The fear factor: getting out of your comfort zone

“Life begins at the end of your comfort zone.”
“Everything you’ve ever wanted is one step outside your comfort zone.”
“Outside of the comfort zone is where the magic happens.”


Sound familiar? We’ve all heard the phrase before – in a book, on a motivational poster, in a meme, as part of an ad. It’s the ubiquitous, go-to idiom for motivating people to do things that, well, they don’t really want to do. But it’s used so often that it’s almost lost its meaning.

So what does it really mean to ‘get out of your comfort zone’?
 

The psychology of the comfort zone

You may be surprised to learn that your comfort zone is a real thing – something you can observe, measure and manipulate. To put it simply, your comfort zone is a psychological state in which you feel familiar, at ease, and in control of your circumstances. A state in which you feel little (if any) stress and anxiety.

Psychologists, along with other scientists and academics, have been studying the phenomenon for over a century, usually in reference to performance management. In other words, what happens to your capacity to get things done when you’re pushed beyond what you’re used to.

A 1907 US study claimed that the anxiety (induced from going beyond what is familiar and easy) improves performance – up to a certain point.i Beyond that point – in the ‘danger zone’ – performance shoots back down. More recently, in 1991, Dr. Judith Bardwick wrote a comprehensive tomeii where she defined the parameters of the comfort zone; what’s ‘too comfortable’ and ‘too stressful’ for achieving anything worthwhile.
 

Why it’s good to push yourself

There are plenty of good reasons to push yourself beyond what you’re comfortable with. For example, at work, setting higher goals and tighter deadlines can make you more productive. Trying a new way of doing something – a creative way – can give you and your colleagues the confidence to overhaul methods and protocols that have a real measurable impact on both qualitative and quantitative outcomes (like profits).

Outside the workplace, taking controlled and measured risks can help prepare you for unexpected life events, such as the loss of a loved one or a serious career hurdle. Repeatedly taking on small challenges builds your coping mechanisms, resilience, self-teaching skills, and other capabilities. The key is picking something small, where you know and can accept the boundaries of the risk. For example, try taking a different route to a destination you visit often. You’ll be forced to think of good alternatives, but you’ll still be able to budget for travel time and prepare for what could happen if you get lost or are late.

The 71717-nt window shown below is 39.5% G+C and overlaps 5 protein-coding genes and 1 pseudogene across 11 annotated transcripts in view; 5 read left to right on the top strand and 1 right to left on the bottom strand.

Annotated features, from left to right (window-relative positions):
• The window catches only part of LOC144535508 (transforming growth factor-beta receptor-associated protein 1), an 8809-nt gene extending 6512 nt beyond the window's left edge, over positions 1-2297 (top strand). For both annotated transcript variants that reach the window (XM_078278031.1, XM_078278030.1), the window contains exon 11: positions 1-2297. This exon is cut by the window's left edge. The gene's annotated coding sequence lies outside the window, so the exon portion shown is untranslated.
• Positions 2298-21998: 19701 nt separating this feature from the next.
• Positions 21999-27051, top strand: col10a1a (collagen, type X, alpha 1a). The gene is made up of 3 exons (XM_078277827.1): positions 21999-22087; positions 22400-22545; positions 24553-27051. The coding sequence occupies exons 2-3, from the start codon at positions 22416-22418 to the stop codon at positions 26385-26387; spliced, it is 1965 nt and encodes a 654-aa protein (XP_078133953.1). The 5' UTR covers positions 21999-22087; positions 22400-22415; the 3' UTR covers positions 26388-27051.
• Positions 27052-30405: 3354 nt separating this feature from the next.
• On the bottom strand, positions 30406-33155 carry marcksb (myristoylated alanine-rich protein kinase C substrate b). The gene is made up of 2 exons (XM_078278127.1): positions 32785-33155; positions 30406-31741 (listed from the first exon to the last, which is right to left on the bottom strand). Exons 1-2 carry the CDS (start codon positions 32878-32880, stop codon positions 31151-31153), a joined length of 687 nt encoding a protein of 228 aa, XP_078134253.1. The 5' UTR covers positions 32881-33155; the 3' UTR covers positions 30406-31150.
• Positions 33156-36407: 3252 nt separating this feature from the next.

Get out of your comfort zone

1. Every day, try one thing you’ve never done before – no matter how small.

2. Take an intro class in a new language. Language learning has proven benefits which extend to developing other skills.iii

3. Conquer your fear of public speaking and improve your skills by joining your local Toastmasters club.

4. Try a new restaurant or takeaway spot – without checking online reviews first.

5. Volunteer with a local not-for-profit. Choose an organisation where you’ll meet and work with people from a different walk of life.

6. If you usually get around by driving, try cycling/taking public transport, or vice versa.

7. When planning your next overseas holiday, choose a destination that doesn’t have much ‘tourist infrastructure’ – no big resorts, no coach tour options etc.


Once you master defining and pushing your boundaries, you can look forward to dramatic and exciting life changes. And if your comfort zone happens to be defined by financial fears, feel free give us a call - we’ll help you push closer to your wealth goals.
 

i ‘The Dancing Mouse: A Study in Animal Behavior’ Journal of Comparative Neurology & Psychology, 1907, No. 18.

ii Danger in the Comfort Zone: From Boardroom to Mailroom--how to Break the Entitlement Habit That's Killing American Business (1995 edition).

iii http://www.theatlantic.com/health/archive/2014/10/more-languages-better-brain/381193/